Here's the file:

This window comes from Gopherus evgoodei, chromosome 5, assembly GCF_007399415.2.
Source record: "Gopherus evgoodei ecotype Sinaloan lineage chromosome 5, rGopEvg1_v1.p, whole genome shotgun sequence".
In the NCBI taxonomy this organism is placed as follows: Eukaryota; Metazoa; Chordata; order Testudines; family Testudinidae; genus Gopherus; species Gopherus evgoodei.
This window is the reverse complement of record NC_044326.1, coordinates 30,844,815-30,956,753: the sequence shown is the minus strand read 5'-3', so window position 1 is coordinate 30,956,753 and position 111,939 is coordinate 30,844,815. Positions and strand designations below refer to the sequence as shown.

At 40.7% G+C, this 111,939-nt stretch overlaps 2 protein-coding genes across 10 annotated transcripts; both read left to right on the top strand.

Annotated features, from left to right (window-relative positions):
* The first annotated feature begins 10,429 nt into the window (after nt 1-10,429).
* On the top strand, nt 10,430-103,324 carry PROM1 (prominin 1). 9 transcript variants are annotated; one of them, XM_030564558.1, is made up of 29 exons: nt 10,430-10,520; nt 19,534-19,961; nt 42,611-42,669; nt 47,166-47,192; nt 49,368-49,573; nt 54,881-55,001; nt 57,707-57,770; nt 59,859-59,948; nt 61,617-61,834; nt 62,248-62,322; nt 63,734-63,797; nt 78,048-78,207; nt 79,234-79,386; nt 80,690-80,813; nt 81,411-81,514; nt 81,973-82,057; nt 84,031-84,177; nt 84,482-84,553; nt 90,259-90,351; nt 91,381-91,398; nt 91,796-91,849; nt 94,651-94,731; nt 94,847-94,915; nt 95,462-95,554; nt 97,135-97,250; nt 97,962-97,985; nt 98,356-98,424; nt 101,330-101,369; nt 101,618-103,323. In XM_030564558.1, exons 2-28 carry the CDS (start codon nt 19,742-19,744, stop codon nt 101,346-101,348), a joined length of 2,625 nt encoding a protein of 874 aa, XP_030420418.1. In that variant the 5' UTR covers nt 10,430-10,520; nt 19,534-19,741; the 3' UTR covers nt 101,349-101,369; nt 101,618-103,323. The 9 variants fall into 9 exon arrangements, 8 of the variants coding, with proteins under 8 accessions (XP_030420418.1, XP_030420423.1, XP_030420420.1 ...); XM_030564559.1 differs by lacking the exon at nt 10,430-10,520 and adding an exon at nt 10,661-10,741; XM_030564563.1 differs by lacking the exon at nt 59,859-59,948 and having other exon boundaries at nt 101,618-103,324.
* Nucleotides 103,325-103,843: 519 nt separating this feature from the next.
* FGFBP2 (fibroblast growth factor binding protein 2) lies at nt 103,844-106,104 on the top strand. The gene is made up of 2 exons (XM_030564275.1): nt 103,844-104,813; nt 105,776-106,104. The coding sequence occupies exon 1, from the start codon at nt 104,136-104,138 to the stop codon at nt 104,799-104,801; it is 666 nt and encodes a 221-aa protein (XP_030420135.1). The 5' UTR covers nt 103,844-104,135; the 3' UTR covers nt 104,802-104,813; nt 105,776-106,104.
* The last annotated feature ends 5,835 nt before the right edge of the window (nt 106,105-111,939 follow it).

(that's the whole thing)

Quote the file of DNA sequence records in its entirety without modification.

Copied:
This window comes from Gopherus evgoodei, chromosome 5, assembly GCF_007399415.2.
Source record: "Gopherus evgoodei ecotype Sinaloan lineage chromosome 5, rGopEvg1_v1.p, whole genome shotgun sequence".
In the NCBI taxonomy this organism is placed as follows: Eukaryota; Metazoa; Chordata; order Testudines; family Testudinidae; genus Gopherus; species Gopherus evgoodei.
This window is the reverse complement of record NC_044326.1, coordinates 30,844,815-30,956,753: the sequence shown is the minus strand read 5'-3', so window position 1 is coordinate 30,956,753 and position 111,939 is coordinate 30,844,815. Positions and strand designations below refer to the sequence as shown.

At 40.7% G+C, this 111,939-nt stretch overlaps 2 protein-coding genes across 10 annotated transcripts; both read left to right on the top strand.

Annotated features, from left to right (window-relative positions):
* The first annotated feature begins 10,429 nt into the window (after nt 1-10,429).
* On the top strand, nt 10,430-103,324 carry PROM1 (prominin 1). 9 transcript variants are annotated; one of them, XM_030564558.1, is made up of 29 exons: nt 10,430-10,520; nt 19,534-19,961; nt 42,611-42,669; nt 47,166-47,192; nt 49,368-49,573; nt 54,881-55,001; nt 57,707-57,770; nt 59,859-59,948; nt 61,617-61,834; nt 62,248-62,322; nt 63,734-63,797; nt 78,048-78,207; nt 79,234-79,386; nt 80,690-80,813; nt 81,411-81,514; nt 81,973-82,057; nt 84,031-84,177; nt 84,482-84,553; nt 90,259-90,351; nt 91,381-91,398; nt 91,796-91,849; nt 94,651-94,731; nt 94,847-94,915; nt 95,462-95,554; nt 97,135-97,250; nt 97,962-97,985; nt 98,356-98,424; nt 101,330-101,369; nt 101,618-103,323. In XM_030564558.1, exons 2-28 carry the CDS (start codon nt 19,742-19,744, stop codon nt 101,346-101,348), a joined length of 2,625 nt encoding a protein of 874 aa, XP_030420418.1. In that variant the 5' UTR covers nt 10,430-10,520; nt 19,534-19,741; the 3' UTR covers nt 101,349-101,369; nt 101,618-103,323. The 9 variants fall into 9 exon arrangements, 8 of the variants coding, with proteins under 8 accessions (XP_030420418.1, XP_030420423.1, XP_030420420.1 ...); XM_030564559.1 differs by lacking the exon at nt 10,430-10,520 and adding an exon at nt 10,661-10,741; XM_030564563.1 differs by lacking the exon at nt 59,859-59,948 and having other exon boundaries at nt 101,618-103,324.
* Nucleotides 103,325-103,843: 519 nt separating this feature from the next.
* FGFBP2 (fibroblast growth factor binding protein 2) lies at nt 103,844-106,104 on the top strand. The gene is made up of 2 exons (XM_030564275.1): nt 103,844-104,813; nt 105,776-106,104. The coding sequence occupies exon 1, from the start codon at nt 104,136-104,138 to the stop codon at nt 104,799-104,801; it is 666 nt and encodes a 221-aa protein (XP_030420135.1). The 5' UTR covers nt 103,844-104,135; the 3' UTR covers nt 104,802-104,813; nt 105,776-106,104.
* The last annotated feature ends 5,835 nt before the right edge of the window (nt 106,105-111,939 follow it).